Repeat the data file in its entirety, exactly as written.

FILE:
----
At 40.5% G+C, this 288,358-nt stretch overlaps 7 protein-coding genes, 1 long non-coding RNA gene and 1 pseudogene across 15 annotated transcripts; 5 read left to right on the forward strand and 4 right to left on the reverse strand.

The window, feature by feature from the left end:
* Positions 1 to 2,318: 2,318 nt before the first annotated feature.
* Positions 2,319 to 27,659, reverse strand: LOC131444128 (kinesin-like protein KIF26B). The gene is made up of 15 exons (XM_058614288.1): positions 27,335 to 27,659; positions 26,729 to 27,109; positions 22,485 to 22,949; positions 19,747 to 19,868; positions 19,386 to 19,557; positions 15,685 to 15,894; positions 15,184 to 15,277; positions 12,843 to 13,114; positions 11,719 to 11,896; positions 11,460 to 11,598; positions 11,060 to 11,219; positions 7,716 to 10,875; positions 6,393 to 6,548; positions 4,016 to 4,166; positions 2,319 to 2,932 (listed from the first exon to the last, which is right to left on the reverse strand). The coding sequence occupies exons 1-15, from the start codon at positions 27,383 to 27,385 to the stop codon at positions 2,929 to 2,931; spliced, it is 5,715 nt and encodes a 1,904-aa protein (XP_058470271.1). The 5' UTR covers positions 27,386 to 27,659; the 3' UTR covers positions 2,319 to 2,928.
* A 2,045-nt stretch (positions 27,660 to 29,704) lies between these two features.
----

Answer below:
At 40.5% G+C, this 288,358-nt stretch overlaps 7 protein-coding genes, 1 long non-coding RNA gene and 1 pseudogene across 15 annotated transcripts; 5 read left to right on the forward strand and 4 right to left on the reverse strand.

The window, feature by feature from the left end:
* Positions 1 to 2,318: 2,318 nt before the first annotated feature.
* Positions 2,319 to 27,659, reverse strand: LOC131444128 (kinesin-like protein KIF26B). The gene is made up of 15 exons (XM_058614288.1): positions 27,335 to 27,659; positions 26,729 to 27,109; positions 22,485 to 22,949; positions 19,747 to 19,868; positions 19,386 to 19,557; positions 15,685 to 15,894; positions 15,184 to 15,277; positions 12,843 to 13,114; positions 11,719 to 11,896; positions 11,460 to 11,598; positions 11,060 to 11,219; positions 7,716 to 10,875; positions 6,393 to 6,548; positions 4,016 to 4,166; positions 2,319 to 2,932 (listed from the first exon to the last, which is right to left on the reverse strand). The coding sequence occupies exons 1-15, from the start codon at positions 27,383 to 27,385 to the stop codon at positions 2,929 to 2,931; spliced, it is 5,715 nt and encodes a 1,904-aa protein (XP_058470271.1). The 5' UTR covers positions 27,386 to 27,659; the 3' UTR covers positions 2,319 to 2,928.
* A 2,045-nt stretch (positions 27,660 to 29,704) lies between these two features.